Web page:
The ILO Hours of Work (Industry) Convention No. 1 states in Article 6 that “the rate of pay for overtime shall not be less than one and one-quarter times the regular rate”. ETI has recommended that if employers are paying less than 125%, auditors should raise this as an observation to prompt a discussion with the client/customer as there may be valid reasons for paying below this rate (eg the standard rate may be higher than the prevailing industry rate). Customers may then decide how to respond - eg they may choose to pay the supplier more for products so that they can cover the cost of increased overtime premium. We understand that SEDEX has taken the decision to allow premiums under 125% to be raised as a non-compliance to ensure that the issue is not overlooked, as it may be if raised merely as an observation. (NB although SEDEX uses the ETI Base Code, it is a separate organisation that is not connected to ETI).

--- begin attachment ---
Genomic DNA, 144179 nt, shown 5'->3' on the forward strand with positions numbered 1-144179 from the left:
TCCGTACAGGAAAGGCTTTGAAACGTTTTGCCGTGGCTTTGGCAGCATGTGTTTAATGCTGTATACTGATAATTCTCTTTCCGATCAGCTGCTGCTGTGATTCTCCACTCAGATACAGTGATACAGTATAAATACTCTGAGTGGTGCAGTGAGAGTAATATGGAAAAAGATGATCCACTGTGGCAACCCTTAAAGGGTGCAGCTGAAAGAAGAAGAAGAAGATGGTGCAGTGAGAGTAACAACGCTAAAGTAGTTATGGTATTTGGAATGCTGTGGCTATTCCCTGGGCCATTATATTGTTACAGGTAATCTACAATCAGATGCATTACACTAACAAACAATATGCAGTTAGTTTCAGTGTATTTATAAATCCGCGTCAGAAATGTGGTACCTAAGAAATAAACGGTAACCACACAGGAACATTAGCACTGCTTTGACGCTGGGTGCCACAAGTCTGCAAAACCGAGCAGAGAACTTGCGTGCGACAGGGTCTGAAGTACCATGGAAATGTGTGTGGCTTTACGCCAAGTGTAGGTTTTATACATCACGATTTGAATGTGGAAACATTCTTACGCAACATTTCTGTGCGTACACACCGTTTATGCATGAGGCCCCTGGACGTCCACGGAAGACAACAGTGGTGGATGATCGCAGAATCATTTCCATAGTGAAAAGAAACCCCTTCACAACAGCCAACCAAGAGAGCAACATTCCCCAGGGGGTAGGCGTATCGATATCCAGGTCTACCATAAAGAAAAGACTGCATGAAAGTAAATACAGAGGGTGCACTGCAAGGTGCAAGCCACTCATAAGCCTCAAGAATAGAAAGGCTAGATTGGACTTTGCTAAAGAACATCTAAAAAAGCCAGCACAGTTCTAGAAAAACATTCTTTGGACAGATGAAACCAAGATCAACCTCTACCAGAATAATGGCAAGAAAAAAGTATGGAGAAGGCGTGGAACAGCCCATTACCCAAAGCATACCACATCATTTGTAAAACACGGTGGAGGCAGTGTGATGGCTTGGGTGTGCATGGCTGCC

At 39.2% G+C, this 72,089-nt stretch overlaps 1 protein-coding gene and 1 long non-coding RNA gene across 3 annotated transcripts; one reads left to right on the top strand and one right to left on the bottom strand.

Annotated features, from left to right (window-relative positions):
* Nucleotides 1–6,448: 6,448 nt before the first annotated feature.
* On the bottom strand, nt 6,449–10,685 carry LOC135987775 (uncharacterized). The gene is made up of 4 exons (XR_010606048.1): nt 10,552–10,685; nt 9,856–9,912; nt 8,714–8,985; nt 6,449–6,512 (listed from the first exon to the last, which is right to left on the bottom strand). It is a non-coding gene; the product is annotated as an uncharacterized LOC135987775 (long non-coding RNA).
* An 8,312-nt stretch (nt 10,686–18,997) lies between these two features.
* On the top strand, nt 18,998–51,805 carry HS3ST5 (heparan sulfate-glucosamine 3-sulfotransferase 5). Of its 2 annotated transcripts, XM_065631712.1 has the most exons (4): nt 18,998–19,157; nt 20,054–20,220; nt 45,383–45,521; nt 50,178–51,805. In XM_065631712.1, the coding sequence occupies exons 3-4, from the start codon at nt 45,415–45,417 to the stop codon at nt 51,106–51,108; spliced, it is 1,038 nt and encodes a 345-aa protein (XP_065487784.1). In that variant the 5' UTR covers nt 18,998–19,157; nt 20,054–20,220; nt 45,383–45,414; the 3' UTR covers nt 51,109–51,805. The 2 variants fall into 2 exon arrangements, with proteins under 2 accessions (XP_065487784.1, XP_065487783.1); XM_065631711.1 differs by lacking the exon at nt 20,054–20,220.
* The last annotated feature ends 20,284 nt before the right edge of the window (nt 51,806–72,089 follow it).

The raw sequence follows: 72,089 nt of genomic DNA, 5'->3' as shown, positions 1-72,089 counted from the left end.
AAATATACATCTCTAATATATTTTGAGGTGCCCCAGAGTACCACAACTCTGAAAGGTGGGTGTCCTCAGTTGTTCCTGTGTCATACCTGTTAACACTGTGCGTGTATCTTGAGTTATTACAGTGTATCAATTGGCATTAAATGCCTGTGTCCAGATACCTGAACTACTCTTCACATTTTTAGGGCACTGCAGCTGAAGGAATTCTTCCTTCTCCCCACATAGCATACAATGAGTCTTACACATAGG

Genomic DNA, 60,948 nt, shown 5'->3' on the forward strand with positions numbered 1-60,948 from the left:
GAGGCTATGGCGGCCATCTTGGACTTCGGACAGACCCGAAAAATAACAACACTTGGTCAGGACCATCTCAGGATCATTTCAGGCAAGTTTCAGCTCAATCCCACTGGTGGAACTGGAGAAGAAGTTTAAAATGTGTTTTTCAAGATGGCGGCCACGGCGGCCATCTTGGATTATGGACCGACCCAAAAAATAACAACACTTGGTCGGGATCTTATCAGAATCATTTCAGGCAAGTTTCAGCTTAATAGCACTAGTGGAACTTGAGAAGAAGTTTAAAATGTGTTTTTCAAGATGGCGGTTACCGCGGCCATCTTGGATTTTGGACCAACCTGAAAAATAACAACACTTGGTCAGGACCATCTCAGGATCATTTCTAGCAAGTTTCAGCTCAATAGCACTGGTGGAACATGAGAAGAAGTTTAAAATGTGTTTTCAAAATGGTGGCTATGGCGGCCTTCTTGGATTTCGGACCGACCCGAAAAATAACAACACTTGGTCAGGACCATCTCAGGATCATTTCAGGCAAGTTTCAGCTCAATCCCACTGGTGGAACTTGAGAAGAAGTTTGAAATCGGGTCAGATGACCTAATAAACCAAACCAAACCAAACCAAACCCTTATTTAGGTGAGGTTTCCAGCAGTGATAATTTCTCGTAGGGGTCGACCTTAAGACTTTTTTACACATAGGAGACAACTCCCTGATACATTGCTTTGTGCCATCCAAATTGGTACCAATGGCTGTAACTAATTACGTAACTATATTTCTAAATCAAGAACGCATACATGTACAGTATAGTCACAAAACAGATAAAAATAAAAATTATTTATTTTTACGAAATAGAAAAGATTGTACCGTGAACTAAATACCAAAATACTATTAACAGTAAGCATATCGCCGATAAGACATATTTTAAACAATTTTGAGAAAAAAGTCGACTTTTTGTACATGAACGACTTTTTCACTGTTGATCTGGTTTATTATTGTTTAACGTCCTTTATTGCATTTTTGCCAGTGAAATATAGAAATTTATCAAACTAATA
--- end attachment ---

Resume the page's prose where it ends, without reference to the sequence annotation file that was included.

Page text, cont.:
3. When workers are employed by a labour provider or recruitment agent, who is responsible for their working hours at a particular place of work?

As the employer, the agency is responsible for the overall number of hours worked by an employee they have placed as they will have an overview of the total number of days worked over a given period. For example, if a worker has worked four days at one company, the agency must ensure that the next placement allows for at least one day’s break in seven (or two in 14 if allowed by national law). The agency and the company should ensure that excessive hours are not worked within the day (see Q14, Are there limits to daily working?).

4. Which standard should be applied if the ETI 60 hours limit on weekly working hours is stricter than country law?